Empty Building at Baltimore & Paca Streets

Picture of a four story beige brick building with boarded-up windows on the first floor against a bright blue sky.

The spring semester started this week, and for me, teaching started Tuesday. That means I’m back on my bike commute after six weeks of working from home. It is a huge relief. I love not having to commute into the office, but after a few weeks of that, I miss just being around people. I know many white collar folks who can work from home want to keep doing that, but I like being in person with people, especially with students. And I think there is real value in being together with students in the flesh to talk about ideas.

Sometimes that value is not the most important one, and it is better to do what we can virtually to protect ourselves and each other. UMBC has a vaccine and booster mandate, everyone has to wear a K95/KN95/KN94 mask at all times indoors, and we are all getting tested upon our return. I don’t know how to make in-person teaching and learning any safer right now, and I don’t know if it is safe enough, but I do know that no matter what my mind might say, my heart and my body are just glad to be back. And not everyone can be back for a variety of reasons, and there need to be allowances for that. Me? I was happy to put on all my layers and leave my house at 7:47am for the chilly bike commute down the hill to catch the shuttle bus to campus, and it’s complicated.

Whenever I’m away from this regular ride and return to it, the first thing I notice is how normal it feels. I’ve been doing this commute for years, and even if I can’t for awhile–COVID, cancer, whatever–it feels like home to return. I know exactly where to slow down and yell, where to ring my bell, where to get ready to bump-bump-bump, where the cop cars will be, what lights to catch if I want to catch them all, all of it. I know these 3.2 miles extremely well.

And then I notice what’s different. What I thought about on this particular day was this empty building at Baltimore and Paca, where I take my left to head up the hill toward home. There used to be a McDonald’s there, with a walk up window. I know a lot closed down when the city went into lockdown, but I’m still surprised this McDonald’s didn’t make it, nor did the Starbucks a street over. What kind of capitalist world are we living in that these two places can’t keep it going through the pandemic? The kind that lets these buildings stand and leak gas and wait for the development a few blocks north to reach them? I don’t know, but I’m suspicious. Now there’s a sign pointing the way to a place to get tested for COVID. I don’t think that sign or those tests are going anywhere for a long, long time.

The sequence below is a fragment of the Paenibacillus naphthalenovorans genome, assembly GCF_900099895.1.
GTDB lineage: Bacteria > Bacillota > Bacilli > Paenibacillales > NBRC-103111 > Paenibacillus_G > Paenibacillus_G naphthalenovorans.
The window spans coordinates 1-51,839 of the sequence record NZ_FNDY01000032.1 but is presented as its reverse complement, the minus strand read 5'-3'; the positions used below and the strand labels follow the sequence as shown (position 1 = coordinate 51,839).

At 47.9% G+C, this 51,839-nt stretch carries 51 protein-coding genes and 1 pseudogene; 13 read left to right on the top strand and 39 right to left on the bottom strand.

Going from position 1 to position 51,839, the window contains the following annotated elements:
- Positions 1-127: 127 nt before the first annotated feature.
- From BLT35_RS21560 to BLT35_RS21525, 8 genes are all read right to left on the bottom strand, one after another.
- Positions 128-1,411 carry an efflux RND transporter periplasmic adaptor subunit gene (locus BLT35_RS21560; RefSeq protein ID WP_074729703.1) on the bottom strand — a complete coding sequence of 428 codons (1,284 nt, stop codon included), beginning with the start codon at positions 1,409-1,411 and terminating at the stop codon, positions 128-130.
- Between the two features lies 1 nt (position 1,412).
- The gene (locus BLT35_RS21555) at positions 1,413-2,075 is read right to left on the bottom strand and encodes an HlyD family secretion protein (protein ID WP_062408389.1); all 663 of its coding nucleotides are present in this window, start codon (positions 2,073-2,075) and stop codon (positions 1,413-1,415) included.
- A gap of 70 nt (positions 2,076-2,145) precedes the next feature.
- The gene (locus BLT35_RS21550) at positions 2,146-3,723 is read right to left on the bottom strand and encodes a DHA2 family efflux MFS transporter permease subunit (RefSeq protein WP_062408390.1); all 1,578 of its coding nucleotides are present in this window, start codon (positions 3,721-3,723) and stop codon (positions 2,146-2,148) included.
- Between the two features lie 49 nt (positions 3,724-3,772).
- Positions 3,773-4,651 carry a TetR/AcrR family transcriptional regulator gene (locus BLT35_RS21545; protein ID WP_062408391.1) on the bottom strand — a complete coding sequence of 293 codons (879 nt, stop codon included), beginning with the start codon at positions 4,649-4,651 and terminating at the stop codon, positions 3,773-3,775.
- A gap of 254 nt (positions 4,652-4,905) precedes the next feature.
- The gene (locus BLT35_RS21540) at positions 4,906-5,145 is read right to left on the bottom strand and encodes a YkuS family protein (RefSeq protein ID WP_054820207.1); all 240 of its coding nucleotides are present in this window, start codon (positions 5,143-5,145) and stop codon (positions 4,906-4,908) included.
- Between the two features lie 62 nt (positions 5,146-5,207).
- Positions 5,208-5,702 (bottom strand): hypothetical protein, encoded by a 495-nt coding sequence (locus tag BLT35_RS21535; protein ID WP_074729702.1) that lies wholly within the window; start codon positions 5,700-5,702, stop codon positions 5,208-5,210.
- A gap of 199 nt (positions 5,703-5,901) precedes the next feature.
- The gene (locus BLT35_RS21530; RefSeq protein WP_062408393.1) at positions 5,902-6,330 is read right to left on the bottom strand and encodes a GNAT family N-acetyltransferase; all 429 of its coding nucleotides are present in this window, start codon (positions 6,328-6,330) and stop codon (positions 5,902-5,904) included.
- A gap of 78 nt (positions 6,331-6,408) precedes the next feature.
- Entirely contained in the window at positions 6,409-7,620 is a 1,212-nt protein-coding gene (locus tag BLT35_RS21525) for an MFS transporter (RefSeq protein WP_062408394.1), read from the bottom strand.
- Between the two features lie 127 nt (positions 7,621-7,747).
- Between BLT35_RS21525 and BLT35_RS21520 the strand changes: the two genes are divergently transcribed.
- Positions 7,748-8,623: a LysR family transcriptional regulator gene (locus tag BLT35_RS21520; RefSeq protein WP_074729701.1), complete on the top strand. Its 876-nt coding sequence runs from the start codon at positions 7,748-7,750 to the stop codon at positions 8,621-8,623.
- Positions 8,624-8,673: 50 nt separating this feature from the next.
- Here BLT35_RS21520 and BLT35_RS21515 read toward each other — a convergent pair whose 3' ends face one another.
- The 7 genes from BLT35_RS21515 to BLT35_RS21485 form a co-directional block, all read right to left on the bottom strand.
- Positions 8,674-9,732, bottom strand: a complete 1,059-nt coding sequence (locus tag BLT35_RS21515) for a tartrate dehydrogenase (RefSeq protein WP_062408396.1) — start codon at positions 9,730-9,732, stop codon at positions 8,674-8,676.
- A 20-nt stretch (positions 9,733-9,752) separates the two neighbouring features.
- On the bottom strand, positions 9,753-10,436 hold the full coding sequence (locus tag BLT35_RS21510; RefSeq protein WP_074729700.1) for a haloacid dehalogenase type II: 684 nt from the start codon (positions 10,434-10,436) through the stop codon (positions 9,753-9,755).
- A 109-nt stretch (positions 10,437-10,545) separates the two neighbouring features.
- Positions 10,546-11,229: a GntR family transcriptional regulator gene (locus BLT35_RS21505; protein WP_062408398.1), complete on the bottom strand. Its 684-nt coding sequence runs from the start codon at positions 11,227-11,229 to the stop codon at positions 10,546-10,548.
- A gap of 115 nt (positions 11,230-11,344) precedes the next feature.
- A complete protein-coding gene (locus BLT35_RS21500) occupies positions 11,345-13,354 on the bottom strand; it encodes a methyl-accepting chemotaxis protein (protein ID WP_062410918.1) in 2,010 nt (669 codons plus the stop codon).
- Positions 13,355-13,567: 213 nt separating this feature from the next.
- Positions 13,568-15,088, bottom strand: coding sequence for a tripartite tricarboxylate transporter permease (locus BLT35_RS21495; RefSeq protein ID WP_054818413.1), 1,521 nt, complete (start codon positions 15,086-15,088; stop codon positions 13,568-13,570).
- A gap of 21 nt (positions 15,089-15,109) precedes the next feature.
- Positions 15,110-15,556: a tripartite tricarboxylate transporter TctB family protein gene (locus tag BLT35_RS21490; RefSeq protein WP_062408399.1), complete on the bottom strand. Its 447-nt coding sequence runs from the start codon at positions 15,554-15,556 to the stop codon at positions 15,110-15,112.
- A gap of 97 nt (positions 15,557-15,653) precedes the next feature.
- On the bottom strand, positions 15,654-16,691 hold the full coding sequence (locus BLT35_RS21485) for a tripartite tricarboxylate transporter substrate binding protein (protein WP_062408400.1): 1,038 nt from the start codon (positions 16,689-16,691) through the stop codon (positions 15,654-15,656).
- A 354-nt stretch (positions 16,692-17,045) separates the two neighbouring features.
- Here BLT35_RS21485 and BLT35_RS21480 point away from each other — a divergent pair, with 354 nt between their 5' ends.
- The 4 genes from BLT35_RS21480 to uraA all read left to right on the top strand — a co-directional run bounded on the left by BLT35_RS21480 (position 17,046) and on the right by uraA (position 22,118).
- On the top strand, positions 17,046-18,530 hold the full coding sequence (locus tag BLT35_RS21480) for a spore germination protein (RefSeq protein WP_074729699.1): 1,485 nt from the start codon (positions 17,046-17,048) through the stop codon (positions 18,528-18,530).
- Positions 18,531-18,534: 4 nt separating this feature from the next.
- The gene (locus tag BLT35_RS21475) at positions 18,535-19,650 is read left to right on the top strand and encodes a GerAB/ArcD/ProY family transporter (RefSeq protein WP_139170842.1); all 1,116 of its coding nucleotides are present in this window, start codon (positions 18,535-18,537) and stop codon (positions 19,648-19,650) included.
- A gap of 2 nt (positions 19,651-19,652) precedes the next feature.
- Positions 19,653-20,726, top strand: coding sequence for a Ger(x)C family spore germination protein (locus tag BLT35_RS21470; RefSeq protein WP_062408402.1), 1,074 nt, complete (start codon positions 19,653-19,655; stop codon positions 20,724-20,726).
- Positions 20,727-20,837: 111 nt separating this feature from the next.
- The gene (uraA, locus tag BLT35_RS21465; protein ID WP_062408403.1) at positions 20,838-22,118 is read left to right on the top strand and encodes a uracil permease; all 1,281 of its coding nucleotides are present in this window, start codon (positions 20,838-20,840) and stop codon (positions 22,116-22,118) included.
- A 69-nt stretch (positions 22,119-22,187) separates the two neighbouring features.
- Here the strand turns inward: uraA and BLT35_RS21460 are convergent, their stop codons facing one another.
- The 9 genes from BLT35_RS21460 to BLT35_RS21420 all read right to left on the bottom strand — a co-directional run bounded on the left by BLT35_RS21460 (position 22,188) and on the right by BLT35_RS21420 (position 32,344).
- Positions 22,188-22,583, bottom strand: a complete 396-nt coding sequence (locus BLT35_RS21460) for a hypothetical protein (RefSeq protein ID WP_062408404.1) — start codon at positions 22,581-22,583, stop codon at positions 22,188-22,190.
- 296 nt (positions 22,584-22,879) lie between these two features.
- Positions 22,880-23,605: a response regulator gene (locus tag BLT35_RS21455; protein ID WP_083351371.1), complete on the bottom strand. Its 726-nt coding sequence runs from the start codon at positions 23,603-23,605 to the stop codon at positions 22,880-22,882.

And then I took my left, up the hill, dodge the cars switching places with the bikes at Mulberry, pedal, pedal, a right on Centre, across the tracks, down the hill, a quick stop at the gym, and then up and over to Fallsway, Guilford, up the hill, back home. I was so tired at the end of this day. Last semester was really hard. Students were struggling, attendance was way down, and it was challenging to stay motivated. But every first day of class is like the first day of the baseball season–everybody’s batting a thousand, and nobody’s behind on the reading. It felt so good to see students again, and as I went over syllabi in excruciating detail, I got pretty hyped up. I’m teaching a couple of really fun classes, and if they are game, we are going to have a great time. I hope.

I know it’s not politic to say I want to “go back to normal.” Normal was awful for so many people. I get that. And I just want to get back to the normal that was talking in person with smart people about smart ideas and doing interesting projects without our faces covered and without worrying who might be infecting whom. I miss that, and I can do this version again, too. It’s complicated.

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